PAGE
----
The original interviews of mothers covered a broad range of child health, development, temperament, and problems as well as structural and functional information on the family. Three coordinated forms of the interview covered the child ages of one year, 2-4 years, and 5-10 years, with the same overall content obtained by inquiries about age-appropriate behaviors. The basic information in the interview for children ages 5 to 10 was sought at each of the follow-up interviews of mothers, with parallel questions also asked of youth regarding their own behavior. To this mother interview was added a section on her own personality and attitudes, additional scales on child rearing and parent-child relationship, an interview regarding the psychiatric symptoms of the child (Diagnostic Interview Schedule for Children, [DISC], Costello et al, 1984), and service usage, as well as a measure of children's values. The child interview began with information about the neighborhood and school environment, and included personality and attitude measures, parallel measures on parenting and parent-child relationship, peer relationship, health, the child version of the DISC, and a vocabulary measure of verbal intelligence. Information was pooled from the mother and youth interviews to cover the criteria for DSM Axis II personality disorders. The youth interviews were essentially the same at T2, T3, and T4, except that a number of items were added in the third and fourth waves that covered aspects of the residential and social settings of adolescents and young adults, as well as additional data relevant to diagnostic criteria, and life goals. At T4 mothers provided data on history of somatic and psychiatric disturbances for all family members. At T5 only youth were interviewed, using an interview that included parts of the Combined International Diagnostic Interview. The sibling sample was interviewed with the same protocol as the second follow-up; mothers were again interviewed with regard to the second child.The Offspring study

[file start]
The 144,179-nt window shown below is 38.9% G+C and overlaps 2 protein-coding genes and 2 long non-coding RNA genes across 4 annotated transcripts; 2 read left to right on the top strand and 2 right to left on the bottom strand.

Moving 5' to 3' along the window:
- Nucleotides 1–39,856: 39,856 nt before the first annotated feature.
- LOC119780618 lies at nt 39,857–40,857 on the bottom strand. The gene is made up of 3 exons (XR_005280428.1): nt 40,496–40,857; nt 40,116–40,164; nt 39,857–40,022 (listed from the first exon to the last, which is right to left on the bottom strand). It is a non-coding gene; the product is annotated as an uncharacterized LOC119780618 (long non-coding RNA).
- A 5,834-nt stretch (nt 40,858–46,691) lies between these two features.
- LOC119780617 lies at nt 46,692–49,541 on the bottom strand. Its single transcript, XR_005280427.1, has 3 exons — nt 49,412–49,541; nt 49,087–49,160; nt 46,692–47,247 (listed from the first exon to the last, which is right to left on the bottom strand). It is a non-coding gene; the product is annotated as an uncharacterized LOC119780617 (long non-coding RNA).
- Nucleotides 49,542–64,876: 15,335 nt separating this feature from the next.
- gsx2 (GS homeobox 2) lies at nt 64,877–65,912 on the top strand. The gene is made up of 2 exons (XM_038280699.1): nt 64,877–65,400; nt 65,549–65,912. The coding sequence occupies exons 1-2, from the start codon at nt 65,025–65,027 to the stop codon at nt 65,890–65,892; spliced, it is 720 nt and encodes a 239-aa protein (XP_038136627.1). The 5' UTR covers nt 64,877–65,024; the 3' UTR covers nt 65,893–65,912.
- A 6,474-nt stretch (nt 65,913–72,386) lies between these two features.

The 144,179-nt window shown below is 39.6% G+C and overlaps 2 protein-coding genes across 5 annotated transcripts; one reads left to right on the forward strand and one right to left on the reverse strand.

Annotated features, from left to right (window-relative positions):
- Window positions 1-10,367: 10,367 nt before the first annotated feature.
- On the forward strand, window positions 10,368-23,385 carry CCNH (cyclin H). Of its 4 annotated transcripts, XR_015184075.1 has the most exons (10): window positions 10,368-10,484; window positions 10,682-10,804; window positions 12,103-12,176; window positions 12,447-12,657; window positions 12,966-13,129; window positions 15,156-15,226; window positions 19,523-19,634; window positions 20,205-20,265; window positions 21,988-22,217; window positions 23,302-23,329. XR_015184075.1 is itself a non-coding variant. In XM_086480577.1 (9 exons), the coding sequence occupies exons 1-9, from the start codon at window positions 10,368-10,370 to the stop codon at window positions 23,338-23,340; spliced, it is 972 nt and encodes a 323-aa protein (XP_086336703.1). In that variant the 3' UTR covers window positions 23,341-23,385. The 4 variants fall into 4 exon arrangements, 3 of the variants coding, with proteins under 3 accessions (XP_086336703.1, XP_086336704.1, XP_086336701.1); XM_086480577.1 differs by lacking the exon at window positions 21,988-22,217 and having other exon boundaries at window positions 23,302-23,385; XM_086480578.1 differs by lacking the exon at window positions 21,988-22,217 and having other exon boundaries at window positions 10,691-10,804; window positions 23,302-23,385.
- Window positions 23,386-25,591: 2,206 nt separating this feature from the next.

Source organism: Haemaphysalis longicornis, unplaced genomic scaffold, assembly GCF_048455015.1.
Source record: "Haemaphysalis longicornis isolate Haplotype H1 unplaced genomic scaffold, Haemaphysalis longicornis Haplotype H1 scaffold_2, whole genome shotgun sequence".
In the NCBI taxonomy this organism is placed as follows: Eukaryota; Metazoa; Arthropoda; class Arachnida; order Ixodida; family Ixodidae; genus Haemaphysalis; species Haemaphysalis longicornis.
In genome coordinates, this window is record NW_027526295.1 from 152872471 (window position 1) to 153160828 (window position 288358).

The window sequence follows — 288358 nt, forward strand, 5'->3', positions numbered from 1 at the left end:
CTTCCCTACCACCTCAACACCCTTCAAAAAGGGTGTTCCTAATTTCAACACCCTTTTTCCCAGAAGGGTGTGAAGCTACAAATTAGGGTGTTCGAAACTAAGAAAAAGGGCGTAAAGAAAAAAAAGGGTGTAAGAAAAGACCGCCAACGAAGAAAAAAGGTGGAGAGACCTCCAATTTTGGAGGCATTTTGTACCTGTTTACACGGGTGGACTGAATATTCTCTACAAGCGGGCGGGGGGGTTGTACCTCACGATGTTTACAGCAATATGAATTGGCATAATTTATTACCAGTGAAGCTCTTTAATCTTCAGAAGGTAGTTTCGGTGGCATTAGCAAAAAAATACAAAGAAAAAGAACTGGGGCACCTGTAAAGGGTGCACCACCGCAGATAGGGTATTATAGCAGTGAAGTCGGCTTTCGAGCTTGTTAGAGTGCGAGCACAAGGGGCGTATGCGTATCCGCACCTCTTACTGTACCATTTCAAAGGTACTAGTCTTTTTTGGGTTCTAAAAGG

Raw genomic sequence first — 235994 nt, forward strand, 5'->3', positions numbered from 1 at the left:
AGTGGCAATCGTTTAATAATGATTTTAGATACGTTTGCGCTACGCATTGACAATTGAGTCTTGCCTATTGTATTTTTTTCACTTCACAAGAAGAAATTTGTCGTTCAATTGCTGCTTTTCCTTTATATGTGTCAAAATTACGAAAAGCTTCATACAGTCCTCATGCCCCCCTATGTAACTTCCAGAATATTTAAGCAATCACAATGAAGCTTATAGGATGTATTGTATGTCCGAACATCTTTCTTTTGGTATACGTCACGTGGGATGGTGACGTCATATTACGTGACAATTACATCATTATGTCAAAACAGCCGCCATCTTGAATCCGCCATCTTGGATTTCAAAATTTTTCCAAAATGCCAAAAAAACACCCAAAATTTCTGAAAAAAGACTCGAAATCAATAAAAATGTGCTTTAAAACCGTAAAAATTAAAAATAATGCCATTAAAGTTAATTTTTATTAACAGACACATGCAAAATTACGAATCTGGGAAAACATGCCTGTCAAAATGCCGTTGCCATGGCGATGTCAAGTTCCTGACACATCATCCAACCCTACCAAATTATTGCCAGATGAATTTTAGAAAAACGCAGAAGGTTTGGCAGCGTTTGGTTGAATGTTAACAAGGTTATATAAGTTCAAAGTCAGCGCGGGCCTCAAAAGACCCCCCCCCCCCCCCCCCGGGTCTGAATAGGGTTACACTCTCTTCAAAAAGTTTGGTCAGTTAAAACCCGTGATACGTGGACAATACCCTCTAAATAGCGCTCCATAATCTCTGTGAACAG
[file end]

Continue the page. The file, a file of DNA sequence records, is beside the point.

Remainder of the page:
Beginning in the late 1980's, as youth in the sample began to have babies, studies of this second generation were begun, sponsored by the National Institute of Mental Health and the National Institute on Drug Abuse. In these studies mother and father interviews and questionnaires, infant observation and assessments, including videotapes, and certain bioassays were collected on about 100 infants at age 12 months, and, in ongoing data collection, on over 200 infants at age 24 months, with a mailed-in assessment at infant age 18 months. A NIDA sponsored study continues to follow offspring when they reach school-age.